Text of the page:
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Powers on the Horizon? Revolution and Regulation of Synthetic DNA

Can you imagine having the powers of Spider-Man or Aquaman? Or bacteria that can turn waste into biofuels? Synthetic biology promises to revolutionize entire sectors, improving our quality of life in ways that were once only within the realm of science fiction.

This technology is revolutionizing the world, allowing us to modify and create organisms with astonishing characteristics. From enhancing medical treatments to revolutionizing agriculture, these advancements promise significant and beneficial changes, which are even difficult to fully quantify. However, with great power comes great responsibility, and thus, there are also emerging risks that require appropriate regulation.

To address these risks, the White House has implemented new regulations aimed at governing the production and distribution of synthetic genetic sequences. These measures seek to prevent the misuse of this technology and mitigate the dangers associated with synthetic DNA, ensuring that the benefits of synthetic biology are maximized without compromising our safety.

Do you want to know more about how synthetic biology is changing the world and the regulations aimed at keeping us safe? Keep reading to find out!


What is Synthetic Biology?

Synthetic biology is the field that combines advanced engineering and biotechnology to redesign the genetic material of various organisms, such as viruses, bacteria, yeast, plants, and animals, giving them new characteristics of practical utility.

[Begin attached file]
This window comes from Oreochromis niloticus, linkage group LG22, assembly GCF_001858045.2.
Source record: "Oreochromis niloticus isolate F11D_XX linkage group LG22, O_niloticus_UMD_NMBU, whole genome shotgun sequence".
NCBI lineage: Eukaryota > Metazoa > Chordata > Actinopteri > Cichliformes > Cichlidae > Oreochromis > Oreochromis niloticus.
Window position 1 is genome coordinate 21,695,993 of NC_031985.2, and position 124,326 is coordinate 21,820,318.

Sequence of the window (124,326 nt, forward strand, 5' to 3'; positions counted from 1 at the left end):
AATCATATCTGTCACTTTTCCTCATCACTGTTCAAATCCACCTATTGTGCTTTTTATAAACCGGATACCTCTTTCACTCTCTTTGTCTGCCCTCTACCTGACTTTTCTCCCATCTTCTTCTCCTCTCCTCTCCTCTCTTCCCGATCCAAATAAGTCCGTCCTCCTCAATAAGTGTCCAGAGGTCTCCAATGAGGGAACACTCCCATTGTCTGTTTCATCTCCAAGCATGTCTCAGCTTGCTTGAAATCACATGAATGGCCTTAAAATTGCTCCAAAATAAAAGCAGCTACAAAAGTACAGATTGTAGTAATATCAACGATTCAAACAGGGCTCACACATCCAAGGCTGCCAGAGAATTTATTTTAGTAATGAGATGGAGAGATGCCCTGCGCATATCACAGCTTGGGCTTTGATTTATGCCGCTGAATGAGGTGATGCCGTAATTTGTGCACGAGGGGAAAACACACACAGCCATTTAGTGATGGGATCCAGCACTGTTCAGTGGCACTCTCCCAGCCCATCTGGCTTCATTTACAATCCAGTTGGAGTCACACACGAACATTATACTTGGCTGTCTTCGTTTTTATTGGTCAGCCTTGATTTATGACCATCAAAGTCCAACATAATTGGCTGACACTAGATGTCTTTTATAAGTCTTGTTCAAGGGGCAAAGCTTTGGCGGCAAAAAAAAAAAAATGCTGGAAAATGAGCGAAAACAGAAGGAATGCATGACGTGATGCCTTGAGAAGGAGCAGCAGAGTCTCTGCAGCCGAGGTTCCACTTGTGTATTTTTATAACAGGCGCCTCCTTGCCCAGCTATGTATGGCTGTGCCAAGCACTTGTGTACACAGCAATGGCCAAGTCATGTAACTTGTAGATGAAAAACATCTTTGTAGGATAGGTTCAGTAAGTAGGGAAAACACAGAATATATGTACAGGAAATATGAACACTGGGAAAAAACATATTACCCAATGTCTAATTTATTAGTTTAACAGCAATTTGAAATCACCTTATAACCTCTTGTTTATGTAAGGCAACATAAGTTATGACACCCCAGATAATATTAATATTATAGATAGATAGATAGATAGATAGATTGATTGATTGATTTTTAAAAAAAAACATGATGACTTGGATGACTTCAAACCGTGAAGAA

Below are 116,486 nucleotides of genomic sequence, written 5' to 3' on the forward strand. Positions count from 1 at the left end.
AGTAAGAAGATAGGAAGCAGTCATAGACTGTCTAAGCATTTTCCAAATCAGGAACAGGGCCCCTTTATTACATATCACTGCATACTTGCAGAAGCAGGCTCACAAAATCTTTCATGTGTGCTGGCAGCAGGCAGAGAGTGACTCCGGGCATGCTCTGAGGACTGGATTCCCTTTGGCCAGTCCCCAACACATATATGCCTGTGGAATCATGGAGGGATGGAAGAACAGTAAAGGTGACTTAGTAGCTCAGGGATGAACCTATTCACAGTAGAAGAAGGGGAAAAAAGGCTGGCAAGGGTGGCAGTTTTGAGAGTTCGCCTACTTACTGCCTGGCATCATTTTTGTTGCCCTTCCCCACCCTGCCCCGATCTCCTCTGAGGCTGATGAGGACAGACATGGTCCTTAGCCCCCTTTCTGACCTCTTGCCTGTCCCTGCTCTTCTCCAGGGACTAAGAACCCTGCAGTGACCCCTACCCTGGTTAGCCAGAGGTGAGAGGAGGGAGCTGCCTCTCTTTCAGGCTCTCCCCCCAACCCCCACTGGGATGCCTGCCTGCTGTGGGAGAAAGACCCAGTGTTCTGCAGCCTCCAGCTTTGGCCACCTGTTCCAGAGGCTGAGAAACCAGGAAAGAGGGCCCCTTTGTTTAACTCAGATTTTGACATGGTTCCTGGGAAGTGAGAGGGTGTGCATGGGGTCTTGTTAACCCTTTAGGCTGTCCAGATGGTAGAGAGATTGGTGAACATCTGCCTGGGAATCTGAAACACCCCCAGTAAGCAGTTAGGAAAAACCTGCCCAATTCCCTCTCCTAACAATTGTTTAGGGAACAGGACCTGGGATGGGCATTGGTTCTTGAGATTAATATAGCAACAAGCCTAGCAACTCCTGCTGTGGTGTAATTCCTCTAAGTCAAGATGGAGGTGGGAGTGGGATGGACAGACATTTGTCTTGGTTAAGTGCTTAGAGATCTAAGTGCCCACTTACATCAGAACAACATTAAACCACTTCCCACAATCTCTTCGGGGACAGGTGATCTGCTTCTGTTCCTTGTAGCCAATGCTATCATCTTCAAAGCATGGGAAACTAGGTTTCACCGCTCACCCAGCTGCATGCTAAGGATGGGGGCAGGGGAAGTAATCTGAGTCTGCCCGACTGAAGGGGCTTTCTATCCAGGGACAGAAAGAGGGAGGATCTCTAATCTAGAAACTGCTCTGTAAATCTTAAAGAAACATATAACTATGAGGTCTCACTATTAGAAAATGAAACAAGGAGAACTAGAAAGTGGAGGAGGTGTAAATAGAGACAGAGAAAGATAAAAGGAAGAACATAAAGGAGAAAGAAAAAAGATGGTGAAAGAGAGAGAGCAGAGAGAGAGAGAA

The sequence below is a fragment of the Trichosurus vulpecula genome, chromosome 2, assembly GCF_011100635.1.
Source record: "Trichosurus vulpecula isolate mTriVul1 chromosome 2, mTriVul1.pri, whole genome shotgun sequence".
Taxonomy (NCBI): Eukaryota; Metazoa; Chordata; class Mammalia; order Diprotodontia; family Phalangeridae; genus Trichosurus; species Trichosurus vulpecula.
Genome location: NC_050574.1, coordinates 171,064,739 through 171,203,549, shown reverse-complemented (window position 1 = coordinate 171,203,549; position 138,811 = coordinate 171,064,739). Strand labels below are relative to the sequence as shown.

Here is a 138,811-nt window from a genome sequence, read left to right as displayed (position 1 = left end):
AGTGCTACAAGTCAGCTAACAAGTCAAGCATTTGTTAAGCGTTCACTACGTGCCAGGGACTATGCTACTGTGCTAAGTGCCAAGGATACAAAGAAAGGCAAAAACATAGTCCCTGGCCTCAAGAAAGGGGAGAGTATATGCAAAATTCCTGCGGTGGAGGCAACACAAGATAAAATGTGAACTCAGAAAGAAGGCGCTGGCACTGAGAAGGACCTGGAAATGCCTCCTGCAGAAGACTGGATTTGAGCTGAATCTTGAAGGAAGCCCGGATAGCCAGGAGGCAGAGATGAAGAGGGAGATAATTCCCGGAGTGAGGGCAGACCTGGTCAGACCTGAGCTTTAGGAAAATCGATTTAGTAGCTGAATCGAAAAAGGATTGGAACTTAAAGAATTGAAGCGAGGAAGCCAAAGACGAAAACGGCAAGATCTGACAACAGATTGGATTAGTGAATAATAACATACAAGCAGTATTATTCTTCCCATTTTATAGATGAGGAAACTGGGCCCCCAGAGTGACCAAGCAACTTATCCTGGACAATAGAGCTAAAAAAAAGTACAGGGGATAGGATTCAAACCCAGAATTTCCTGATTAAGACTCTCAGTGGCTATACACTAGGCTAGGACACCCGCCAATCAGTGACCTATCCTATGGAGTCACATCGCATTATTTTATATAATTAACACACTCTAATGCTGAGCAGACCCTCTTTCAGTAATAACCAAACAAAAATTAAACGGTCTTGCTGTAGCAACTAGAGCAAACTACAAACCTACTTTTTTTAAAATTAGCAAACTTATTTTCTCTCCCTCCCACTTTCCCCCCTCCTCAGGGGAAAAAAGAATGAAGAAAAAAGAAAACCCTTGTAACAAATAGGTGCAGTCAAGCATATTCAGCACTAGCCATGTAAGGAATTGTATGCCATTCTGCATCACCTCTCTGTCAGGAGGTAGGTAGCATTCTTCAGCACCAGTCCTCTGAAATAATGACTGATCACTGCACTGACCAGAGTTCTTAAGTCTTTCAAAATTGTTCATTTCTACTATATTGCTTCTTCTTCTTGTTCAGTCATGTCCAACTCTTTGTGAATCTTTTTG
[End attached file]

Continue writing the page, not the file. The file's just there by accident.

Through DNA sequencing and genome editing, scientists can modify or create organisms with new capabilities. An example of this potential is the insertion of spider DNA into silkworms, allowing for the production of exceptionally strong and lightweight silk. More resilient crops or more effective medications are also testament to this capability.

Such advancements demonstrate how synthetic biology can revolutionize multiple fields by creating organisms with enhanced and novel capabilities.

Applications and Benefits

The applications of synthetic biology are nearly limitless, but you've probably already heard about some of them in the news:

  • In medicine, we could see living therapies where genetically engineered cells combat diseases from within the body.

  • Vaccines could be more effective and easier to distribute, crucial for combating pandemics.

  • For the environment, scientists are working on bacteria that produce nutrients for crops, reducing the need for industrial fertilizers that pollute our rivers and lakes.

  • They are also designing plants more resistant to pests and diseases, which could help conserve endangered species.

Current State and Future of Synthetic Biology

As we advance in biotechnology, new risks arise that require proper regulation to prevent potential disasters, whether accidental or intentional.

The recent regulations from the White House aim to govern the production and distribution of synthetic genetic sequences to mitigate these risks.

Regulation Context

The creation of synthetic DNA has facilitated scientific research, allowing the synthesis of genetic sequences without the need to extract material from living organisms. This has led to significant advances, such as the production of enzymes to break down plastics and the design of antibodies against diseases.